How does color influence you/affect your design?
Color is an incredible marker of design success or failure. Color takes courage, it takes passion, and it often takes defense when used in a new way. Color speaks to emotions and to the psychology of your audience’s perception of your clothing, and for me that is one of my favorite things. I never sketch in color, and I rarely have a color set in mind for myself when I head to the fabric store. You have to know what you want to say, before you allow the colors to say it for you. Color adoption is very much like conducting a symphony, you have to hear certain bits loudly, but have enough underlying beauty that you can strike your audience in one note.
What are your favorite colors to work with and why? What are your favorite patterns [prints] to work with and why?
I always start with black or white. When beginning with a design it is easy to be seduced by the colors or patterns that you are working with. Once you knock out the design, and you introduce color, that is when the magic happens. I love to work with strong colors, deep hues and high contrast colors. I think you have to go big or go home when it comes to color, even if that means using neutrals. Color demands a declaration and an ownership, and patterns are the same way. The most brilliant design in the world is brilliant, but if you cover it in a mind-numbing pattern is it sensational or is it dismissible? That is always the debate. To answer your question however, my favorite color to work with/wear/paint my nails is: red.
What advice do you have for aspiring fashion designers?
I love this question- one because I will always consider myself an aspiring designer, and I will probably continue to do so, even 50 years from now, and two-because I get to think of myself as a designer, which still makes my 7 year-old self grin inside. I would tell other aspiring designers to fear less, and sew more. I would say the biggest light bulb for me, was letting myself fall in love with the craft. There are days it is going to love you, and there are days you are going to absolutely wish you had chosen another life path, but if you view design as the marriage that it is you’ll know those days will pass. When I was 14 I heard a quote from Puff Daddy (who I am sure was beyond cool then, like Justin Beiber cool) and he said “I fell in love with music, like you fall in love with the woman that you marry, I couldn’t even sleep,” and that is exactly how I feel about design. A good seamstress gets her feet wet, and a designer dives in head first.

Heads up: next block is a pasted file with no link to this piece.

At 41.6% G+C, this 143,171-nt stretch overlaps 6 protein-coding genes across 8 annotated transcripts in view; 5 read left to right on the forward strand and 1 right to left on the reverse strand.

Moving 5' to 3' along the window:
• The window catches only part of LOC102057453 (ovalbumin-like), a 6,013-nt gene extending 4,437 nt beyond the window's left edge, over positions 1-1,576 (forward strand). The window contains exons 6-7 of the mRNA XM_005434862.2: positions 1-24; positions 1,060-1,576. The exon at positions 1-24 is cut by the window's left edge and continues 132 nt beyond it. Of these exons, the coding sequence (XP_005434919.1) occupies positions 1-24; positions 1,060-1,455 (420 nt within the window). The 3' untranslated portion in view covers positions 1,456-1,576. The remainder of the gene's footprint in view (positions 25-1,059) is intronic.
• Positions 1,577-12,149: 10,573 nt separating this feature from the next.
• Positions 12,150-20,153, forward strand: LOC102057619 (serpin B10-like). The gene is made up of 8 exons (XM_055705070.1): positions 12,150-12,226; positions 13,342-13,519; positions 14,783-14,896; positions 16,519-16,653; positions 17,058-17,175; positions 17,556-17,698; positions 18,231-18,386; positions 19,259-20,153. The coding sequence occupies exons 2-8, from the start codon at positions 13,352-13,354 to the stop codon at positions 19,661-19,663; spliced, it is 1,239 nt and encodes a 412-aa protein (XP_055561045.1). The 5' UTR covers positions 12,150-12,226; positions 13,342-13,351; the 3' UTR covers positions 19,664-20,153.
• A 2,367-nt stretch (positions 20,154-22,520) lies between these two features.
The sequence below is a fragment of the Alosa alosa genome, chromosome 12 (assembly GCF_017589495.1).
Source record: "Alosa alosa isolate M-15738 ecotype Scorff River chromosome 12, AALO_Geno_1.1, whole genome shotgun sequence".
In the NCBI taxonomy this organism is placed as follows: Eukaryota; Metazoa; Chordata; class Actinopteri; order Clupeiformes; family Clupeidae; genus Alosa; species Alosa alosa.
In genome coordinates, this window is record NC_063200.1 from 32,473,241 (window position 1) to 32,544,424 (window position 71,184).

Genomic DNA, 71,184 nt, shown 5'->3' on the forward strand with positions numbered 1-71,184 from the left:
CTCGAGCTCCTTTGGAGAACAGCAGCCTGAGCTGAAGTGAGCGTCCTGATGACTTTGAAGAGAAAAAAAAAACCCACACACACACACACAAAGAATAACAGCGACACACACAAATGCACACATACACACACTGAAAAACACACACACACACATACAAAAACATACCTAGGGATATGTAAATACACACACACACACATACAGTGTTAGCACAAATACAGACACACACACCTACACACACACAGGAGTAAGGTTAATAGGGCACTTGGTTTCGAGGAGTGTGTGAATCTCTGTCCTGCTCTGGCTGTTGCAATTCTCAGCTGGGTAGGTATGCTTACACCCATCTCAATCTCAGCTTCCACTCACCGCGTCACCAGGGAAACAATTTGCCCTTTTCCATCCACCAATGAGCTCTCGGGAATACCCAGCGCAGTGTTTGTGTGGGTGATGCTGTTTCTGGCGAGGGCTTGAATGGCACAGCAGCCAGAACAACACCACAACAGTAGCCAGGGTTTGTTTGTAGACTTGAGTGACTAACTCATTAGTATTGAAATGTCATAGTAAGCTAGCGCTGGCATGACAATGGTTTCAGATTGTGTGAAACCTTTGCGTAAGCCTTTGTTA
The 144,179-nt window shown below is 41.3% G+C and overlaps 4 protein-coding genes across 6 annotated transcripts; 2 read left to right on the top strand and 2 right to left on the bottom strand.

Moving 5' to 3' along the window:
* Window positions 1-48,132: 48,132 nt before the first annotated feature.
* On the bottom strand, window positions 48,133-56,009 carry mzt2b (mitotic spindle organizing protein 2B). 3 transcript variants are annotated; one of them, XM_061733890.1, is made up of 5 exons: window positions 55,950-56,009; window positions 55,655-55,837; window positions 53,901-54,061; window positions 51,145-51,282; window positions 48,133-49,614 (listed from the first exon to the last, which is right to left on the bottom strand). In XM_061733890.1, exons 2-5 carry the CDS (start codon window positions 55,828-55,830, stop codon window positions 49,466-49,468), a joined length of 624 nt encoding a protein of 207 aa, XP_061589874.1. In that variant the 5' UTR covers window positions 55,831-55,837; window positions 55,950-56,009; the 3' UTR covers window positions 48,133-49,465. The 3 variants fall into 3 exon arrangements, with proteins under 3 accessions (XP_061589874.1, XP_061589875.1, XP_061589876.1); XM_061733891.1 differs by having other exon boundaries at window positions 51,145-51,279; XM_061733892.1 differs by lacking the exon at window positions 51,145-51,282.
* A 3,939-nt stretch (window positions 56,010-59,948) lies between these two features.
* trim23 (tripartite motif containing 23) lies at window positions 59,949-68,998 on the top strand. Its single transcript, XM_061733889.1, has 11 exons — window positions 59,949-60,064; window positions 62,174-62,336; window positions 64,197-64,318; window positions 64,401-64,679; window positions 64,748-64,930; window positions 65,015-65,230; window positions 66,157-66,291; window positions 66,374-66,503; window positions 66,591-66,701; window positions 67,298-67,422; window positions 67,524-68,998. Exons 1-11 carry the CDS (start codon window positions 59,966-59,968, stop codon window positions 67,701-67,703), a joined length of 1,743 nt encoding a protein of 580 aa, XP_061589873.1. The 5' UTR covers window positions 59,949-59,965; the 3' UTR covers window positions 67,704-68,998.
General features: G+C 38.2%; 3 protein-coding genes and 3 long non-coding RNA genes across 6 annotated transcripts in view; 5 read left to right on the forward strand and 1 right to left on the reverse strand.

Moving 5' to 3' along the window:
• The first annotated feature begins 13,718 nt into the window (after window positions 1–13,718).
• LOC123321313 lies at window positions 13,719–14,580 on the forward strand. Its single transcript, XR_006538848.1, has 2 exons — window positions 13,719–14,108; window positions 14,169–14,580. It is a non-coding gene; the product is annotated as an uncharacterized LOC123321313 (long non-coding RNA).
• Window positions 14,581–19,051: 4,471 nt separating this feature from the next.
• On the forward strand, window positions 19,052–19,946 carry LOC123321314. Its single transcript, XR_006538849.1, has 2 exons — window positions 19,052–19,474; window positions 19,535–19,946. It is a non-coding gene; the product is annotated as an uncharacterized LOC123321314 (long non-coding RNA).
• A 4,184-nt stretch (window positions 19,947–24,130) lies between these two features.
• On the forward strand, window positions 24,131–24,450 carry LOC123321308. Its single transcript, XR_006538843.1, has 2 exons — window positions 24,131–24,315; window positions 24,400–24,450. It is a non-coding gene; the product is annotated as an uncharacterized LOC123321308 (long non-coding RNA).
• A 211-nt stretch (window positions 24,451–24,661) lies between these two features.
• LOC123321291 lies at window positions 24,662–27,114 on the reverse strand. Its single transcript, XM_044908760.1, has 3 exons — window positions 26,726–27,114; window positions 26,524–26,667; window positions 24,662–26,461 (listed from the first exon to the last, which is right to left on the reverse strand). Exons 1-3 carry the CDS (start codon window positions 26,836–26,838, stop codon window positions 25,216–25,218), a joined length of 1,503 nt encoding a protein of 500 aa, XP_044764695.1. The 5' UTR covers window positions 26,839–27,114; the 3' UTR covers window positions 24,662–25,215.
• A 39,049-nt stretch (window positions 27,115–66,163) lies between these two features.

Beyond the emotion of design, I would say the second part is KNOW THE BUSINESS (and yes I did yell that in my mother’s disciplinary tone). You have to know what is going on in your finances, your marketing, your sales, and your brand development. Don’t say “Uh well-I just do it because I love it” and hope success will come out of your goodwill and kindness… you can keep waiting. Design is the absolute most competitive industry in the world, and will be until people decide to go to the office naked, so pay attention.
What colors would you predict will be major influences in the SS 2012 season?
I would say the watercolor version of the pop-art brights we saw this year. If you were to make a cocktail of this year’s tribal tones, add a little bit of the deep seedy vampire aesthetic and a measure or two of depth & contrast, I think you’d end up with a pretty influential palette for the SS 2012 Season. All that poetic-ness aside I think we will be seeing grey, black and white running alongside a whole family of reds, yellows and oranges.
Big THANK YOU to Color Solutions International Color World Blog!